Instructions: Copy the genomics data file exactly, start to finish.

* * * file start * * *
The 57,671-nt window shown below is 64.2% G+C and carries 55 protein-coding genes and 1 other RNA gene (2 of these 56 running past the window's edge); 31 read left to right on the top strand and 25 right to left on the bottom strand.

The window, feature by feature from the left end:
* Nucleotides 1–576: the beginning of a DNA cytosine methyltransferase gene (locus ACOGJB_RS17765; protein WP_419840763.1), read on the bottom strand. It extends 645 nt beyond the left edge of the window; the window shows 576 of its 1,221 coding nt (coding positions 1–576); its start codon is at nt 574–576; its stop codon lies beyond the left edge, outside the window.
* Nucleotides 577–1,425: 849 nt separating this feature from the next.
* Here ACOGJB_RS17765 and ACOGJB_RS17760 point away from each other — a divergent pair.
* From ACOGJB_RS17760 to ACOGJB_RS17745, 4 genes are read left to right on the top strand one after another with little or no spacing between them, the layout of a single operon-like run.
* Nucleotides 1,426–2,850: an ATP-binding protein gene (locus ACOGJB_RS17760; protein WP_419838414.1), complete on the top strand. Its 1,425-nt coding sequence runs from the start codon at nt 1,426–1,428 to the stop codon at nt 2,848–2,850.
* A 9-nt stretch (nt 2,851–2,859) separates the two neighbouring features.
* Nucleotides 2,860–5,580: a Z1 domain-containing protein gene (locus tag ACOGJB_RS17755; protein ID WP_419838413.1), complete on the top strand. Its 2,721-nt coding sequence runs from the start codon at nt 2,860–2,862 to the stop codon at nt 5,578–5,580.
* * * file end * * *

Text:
The 57,671-nt window shown below is 64.2% G+C and carries 55 protein-coding genes and 1 other RNA gene (2 of these 56 running past the window's edge); 31 read left to right on the top strand and 25 right to left on the bottom strand.

The window, feature by feature from the left end:
* Nucleotides 1–576: the beginning of a DNA cytosine methyltransferase gene (locus ACOGJB_RS17765; protein WP_419840763.1), read on the bottom strand. It extends 645 nt beyond the left edge of the window; the window shows 576 of its 1,221 coding nt (coding positions 1–576); its start codon is at nt 574–576; its stop codon lies beyond the left edge, outside the window.
* Nucleotides 577–1,425: 849 nt separating this feature from the next.
* Here ACOGJB_RS17765 and ACOGJB_RS17760 point away from each other — a divergent pair.
* From ACOGJB_RS17760 to ACOGJB_RS17745, 4 genes are read left to right on the top strand one after another with little or no spacing between them, the layout of a single operon-like run.
* Nucleotides 1,426–2,850: an ATP-binding protein gene (locus ACOGJB_RS17760; protein WP_419838414.1), complete on the top strand. Its 1,425-nt coding sequence runs from the start codon at nt 1,426–1,428 to the stop codon at nt 2,848–2,850.
* A 9-nt stretch (nt 2,851–2,859) separates the two neighbouring features.
* Nucleotides 2,860–5,580: a Z1 domain-containing protein gene (locus tag ACOGJB_RS17755; protein ID WP_419838413.1), complete on the top strand. Its 2,721-nt coding sequence runs from the start codon at nt 2,860–2,862 to the stop codon at nt 5,578–5,580.